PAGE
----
Saturday, October 23, 2010


We need the Department of Education, right?

Where would our children be without them?

Well, the truth is, the Department of Education didn’t even exist until Jimmy Carter created it for the National Education Association in return for its political support.

The taxpayers in this country have spent, since 1965, an estimated $3 trillion on public education.

Think your tax dollars for education are well-spent? Consider the following statement by former Yale president Benno Schmidt:

"We have roughly doubled per-pupil spending (after inflation) in public schools since 1965… Yet high school students today are posting lower SAT scores than a generation ago. The nation's investment in educational improvement has produced very little return."

The numbers support this assertion. Between 1972 and 1992, the combined math and verbal scores on the Scholastic Aptitude Test (SAT) fell from an average of 937 to 899. This drop occurred despite the fact that the U.S. doubled its per-pupil spending, from $2,611 to $5,521 (in 1990 dollars) between 1965 and 1990.

Meanwhile, home schoolers that liberals like to write off as nut cases (ever listen to Bill Maher talk about them?) continue to outperform their “No Child Left Behind” counterparts. A Washington Times article from 2009 cites a study that indicates that the average home-school test results continue to be 30-plus percentile points higher than their public school counterparts.

Do you still think that giving the government more of your tax dollars will help education?

Whether the money does the job really doesn’t matter to Uncle Obama. In many cases, the worse the job, and the poorer the performance, the more money is likely to be thrown at a program.

Consider the results of a study released at the beginning of the year about Head Start, which in theory is supposed to narrow the performance gap between low-income children, ages three and four, and those whose parents have more money. Per their web site:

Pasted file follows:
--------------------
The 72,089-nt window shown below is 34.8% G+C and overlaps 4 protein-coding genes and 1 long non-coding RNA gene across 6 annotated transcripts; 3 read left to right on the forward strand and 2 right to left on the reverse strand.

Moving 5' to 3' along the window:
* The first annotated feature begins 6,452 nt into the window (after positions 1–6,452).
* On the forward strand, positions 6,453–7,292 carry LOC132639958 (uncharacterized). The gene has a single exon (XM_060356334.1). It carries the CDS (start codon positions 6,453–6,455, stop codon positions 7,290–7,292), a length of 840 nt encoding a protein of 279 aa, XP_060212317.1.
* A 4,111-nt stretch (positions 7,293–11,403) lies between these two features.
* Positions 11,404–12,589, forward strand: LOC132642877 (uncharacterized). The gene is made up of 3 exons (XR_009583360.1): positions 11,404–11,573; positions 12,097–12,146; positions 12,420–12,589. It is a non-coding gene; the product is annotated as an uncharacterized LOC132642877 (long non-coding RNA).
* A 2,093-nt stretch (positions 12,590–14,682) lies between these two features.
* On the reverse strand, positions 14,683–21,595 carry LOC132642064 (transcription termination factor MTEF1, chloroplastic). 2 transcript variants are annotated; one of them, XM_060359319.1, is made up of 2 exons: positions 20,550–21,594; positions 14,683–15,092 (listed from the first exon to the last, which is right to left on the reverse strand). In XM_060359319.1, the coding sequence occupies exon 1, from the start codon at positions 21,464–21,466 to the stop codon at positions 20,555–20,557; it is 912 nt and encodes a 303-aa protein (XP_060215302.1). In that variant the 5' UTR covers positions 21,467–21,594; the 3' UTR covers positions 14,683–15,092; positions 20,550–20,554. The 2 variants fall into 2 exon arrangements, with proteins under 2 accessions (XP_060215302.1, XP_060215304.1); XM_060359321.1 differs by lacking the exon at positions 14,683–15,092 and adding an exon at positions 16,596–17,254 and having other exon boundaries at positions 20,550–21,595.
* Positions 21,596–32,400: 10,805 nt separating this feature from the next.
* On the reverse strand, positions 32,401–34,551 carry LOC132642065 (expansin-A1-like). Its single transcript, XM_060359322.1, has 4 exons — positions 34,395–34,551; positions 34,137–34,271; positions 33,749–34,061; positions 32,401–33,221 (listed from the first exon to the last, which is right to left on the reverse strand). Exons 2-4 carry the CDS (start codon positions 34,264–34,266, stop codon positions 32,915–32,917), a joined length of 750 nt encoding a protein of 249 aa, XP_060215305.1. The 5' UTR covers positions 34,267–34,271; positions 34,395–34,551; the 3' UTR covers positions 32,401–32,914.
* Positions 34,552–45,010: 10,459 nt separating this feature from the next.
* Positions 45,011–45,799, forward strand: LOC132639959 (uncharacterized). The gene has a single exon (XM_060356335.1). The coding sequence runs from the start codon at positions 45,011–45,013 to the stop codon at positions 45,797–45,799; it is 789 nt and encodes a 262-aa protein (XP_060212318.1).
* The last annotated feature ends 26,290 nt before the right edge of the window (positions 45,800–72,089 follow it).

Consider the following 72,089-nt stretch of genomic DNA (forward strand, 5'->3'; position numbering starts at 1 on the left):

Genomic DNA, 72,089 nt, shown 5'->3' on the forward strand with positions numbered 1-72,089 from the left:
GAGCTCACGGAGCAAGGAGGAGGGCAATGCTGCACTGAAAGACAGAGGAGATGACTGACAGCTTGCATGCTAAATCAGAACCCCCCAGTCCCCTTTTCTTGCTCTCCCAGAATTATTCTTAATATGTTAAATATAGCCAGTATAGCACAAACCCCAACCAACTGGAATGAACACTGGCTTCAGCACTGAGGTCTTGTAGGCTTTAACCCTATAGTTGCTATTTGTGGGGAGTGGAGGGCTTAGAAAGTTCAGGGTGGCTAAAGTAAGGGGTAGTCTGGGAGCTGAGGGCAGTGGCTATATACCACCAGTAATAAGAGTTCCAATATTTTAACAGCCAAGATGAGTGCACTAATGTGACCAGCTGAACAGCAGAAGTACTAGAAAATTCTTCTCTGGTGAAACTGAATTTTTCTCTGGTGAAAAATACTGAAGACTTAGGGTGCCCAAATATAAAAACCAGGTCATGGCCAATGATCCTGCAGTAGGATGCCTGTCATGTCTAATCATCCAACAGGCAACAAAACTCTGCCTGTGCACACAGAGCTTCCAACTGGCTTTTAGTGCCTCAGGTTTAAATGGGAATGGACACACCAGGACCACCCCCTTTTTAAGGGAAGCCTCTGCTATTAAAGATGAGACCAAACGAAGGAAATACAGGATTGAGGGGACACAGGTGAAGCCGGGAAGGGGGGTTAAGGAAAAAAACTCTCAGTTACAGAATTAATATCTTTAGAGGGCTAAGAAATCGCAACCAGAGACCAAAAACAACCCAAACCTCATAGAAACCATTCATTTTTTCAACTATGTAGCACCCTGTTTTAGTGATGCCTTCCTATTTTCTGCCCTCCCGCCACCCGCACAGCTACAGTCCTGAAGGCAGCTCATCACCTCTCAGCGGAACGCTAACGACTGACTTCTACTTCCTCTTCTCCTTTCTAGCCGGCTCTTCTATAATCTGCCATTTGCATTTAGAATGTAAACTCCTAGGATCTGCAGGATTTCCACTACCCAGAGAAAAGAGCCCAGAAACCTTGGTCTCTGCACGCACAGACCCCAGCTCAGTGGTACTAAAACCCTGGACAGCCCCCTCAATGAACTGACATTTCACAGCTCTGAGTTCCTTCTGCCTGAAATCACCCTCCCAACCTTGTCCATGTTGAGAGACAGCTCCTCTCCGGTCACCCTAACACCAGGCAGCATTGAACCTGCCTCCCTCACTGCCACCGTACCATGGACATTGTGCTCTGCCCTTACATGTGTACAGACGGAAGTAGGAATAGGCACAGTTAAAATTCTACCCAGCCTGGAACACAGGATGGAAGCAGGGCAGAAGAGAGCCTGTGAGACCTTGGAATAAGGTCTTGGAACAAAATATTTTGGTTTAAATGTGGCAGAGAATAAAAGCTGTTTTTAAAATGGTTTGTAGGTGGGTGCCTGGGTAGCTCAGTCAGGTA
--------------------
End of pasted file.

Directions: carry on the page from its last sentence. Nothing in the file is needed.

Head Start is a national program that promotes school readiness by enhancing the social and cognitive development of children through the provision of educational, health, nutritional, social and other services to enrolled children and families.

In the words of the Department of Health and Human Services, while enrolled in Head Start, students show improvement on measures of academic and social achievement. But all gains diminish and then disappear entirely within a few years of exiting the program.

HHS summarized Head Start's short-lived impact this way: "In the long run, cognitive and socioemotional test scores of former Head Start students do not remain superior to those of disadvantaged children who did not attend Head Start."

More recently, the General Accounting Office reported that there is simply no evidence that Head Start provides lasting benefits. Essentially, children end up back where they started. Those findings are consistent with 40 years of research on early intervention that shows that short-term benefits are possible but lasting gains are elusive.

Put simply: It’s a failure. Having eaten up some $166 billion over 45 years, Head Start is a bust.

The drive to nationalize education is based on a lie.The idea that imposing national standards from Washington will make Americans more competitive is a myth.

This is not about education-Washington is all about power. The more that states and localities can be rendered dependent on federal dollars, the more power accrues to the liberal educational establishment. It makes it much easier to direct what should be taught.

Is the dumbing down of our children coincidence or conspiracy? Many would theorize this is a deliberate action aimed at furthering the Marxist goals of the government. If you look at the behavior of both parties, the Marxist agenda is hard to debunk.

Just because conspiracy theorists are paranoid doesn’t mean there’s no conspiracy. Look at some of the changes in schools over the last thirty years.

• Remove references to Christianity (“winter celebrations” instead of Christmas)
• Disallowed moments of silence for meditation or prayer
• Advocate homosexuality
• Lower test scores
• Intrusion into student’s lives outside of school (see my next post)

Is this a conspiracy? At a minimum, it is another example of our government’s vast incompetence and our inability to make them accountable.

I don’t have children. If I did, I’d be pretty pissed off at the school systems. I do not understand why parents are not.

1 comment:

  1. You must be one of those Republicans who hates children and education!

    Oh, wait! Sorry. That was just a knee-jerk reaction from the old liberal inside me. But when I pause long enough to actually consider what you're saying and, you know, THINK about it a little bit, I'm left with a different perception altogether - a perception less liberal and more neoconservative.

    Never mind. I don't think you hate children and education. I think you're just one of those wackyloon conspiracy theorists!

    ~ D-FensDogg
    'Typical American Stooge'